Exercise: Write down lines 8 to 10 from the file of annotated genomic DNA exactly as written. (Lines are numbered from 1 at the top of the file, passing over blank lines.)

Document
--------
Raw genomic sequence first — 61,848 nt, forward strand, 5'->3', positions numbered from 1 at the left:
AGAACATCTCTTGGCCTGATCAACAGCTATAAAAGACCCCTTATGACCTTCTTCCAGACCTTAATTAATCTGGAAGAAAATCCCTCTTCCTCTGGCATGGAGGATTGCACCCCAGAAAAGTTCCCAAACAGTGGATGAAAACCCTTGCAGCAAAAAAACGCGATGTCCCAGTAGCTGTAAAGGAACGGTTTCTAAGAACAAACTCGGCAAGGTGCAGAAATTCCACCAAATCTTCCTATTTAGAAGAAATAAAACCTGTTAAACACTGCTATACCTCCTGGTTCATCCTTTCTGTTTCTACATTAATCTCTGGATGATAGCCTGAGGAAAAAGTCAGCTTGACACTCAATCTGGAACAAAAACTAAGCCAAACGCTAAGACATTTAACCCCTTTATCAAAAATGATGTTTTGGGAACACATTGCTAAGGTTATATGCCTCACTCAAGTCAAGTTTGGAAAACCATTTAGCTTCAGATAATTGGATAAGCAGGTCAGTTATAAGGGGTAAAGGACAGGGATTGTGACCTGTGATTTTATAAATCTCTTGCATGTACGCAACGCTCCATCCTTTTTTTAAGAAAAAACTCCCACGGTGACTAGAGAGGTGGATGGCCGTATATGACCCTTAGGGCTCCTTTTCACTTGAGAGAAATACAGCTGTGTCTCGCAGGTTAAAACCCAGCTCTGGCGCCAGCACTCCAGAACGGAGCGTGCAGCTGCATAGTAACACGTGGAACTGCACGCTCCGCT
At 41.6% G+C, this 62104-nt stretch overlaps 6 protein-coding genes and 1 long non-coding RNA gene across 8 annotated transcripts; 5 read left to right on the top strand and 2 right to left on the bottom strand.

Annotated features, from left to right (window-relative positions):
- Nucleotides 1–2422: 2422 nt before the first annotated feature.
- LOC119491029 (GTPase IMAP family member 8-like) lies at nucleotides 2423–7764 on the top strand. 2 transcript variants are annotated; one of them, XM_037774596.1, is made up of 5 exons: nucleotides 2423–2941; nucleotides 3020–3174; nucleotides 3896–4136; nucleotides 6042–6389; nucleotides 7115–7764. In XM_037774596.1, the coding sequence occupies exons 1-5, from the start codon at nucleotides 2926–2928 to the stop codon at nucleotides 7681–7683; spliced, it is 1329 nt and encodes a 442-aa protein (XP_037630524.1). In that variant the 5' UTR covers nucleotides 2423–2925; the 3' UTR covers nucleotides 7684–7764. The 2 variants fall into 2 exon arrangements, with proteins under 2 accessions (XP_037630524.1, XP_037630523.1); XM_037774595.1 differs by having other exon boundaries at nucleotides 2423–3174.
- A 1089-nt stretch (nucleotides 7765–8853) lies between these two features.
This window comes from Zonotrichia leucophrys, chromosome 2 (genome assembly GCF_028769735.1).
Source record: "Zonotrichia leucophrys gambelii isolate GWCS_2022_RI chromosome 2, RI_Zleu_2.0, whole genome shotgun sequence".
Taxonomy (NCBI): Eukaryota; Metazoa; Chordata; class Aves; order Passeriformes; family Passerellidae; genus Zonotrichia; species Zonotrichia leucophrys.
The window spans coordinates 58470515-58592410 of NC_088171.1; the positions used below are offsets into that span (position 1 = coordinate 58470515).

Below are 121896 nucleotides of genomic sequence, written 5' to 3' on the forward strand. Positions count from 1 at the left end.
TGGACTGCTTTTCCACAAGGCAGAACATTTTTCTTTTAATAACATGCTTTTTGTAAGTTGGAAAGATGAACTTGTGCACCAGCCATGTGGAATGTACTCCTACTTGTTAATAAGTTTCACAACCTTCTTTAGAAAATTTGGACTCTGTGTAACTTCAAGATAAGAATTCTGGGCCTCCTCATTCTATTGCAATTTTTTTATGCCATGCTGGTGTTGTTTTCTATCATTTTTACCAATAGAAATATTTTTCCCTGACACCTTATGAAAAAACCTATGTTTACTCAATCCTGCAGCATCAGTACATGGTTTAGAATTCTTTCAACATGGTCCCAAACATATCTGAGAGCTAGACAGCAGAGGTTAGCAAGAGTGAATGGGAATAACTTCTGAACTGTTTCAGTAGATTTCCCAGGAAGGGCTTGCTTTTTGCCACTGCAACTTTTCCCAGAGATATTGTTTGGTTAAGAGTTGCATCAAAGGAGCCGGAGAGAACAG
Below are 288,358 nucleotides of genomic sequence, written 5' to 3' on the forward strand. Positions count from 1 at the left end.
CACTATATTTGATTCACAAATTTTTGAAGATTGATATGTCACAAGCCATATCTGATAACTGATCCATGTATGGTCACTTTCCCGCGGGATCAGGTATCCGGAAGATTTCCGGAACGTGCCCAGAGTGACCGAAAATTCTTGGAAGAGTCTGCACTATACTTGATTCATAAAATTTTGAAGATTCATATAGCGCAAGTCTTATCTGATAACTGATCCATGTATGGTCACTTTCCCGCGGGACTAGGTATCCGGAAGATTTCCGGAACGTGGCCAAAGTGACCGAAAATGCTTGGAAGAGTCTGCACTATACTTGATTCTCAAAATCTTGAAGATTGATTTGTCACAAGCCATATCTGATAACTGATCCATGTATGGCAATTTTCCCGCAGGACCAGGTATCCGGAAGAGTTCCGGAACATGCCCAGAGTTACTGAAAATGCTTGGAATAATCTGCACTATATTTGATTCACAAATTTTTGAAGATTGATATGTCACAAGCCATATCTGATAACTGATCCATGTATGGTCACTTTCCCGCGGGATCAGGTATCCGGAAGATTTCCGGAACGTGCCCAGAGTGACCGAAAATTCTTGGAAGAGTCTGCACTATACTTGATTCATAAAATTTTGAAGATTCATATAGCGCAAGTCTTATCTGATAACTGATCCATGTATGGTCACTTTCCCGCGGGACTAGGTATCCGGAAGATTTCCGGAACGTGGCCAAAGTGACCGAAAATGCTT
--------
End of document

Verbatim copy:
This window comes from Zonotrichia leucophrys, chromosome 2 (genome assembly GCF_028769735.1).
Source record: "Zonotrichia leucophrys gambelii isolate GWCS_2022_RI chromosome 2, RI_Zleu_2.0, whole genome shotgun sequence".
Taxonomy (NCBI): Eukaryota; Metazoa; Chordata; class Aves; order Passeriformes; family Passerellidae; genus Zonotrichia; species Zonotrichia leucophrys.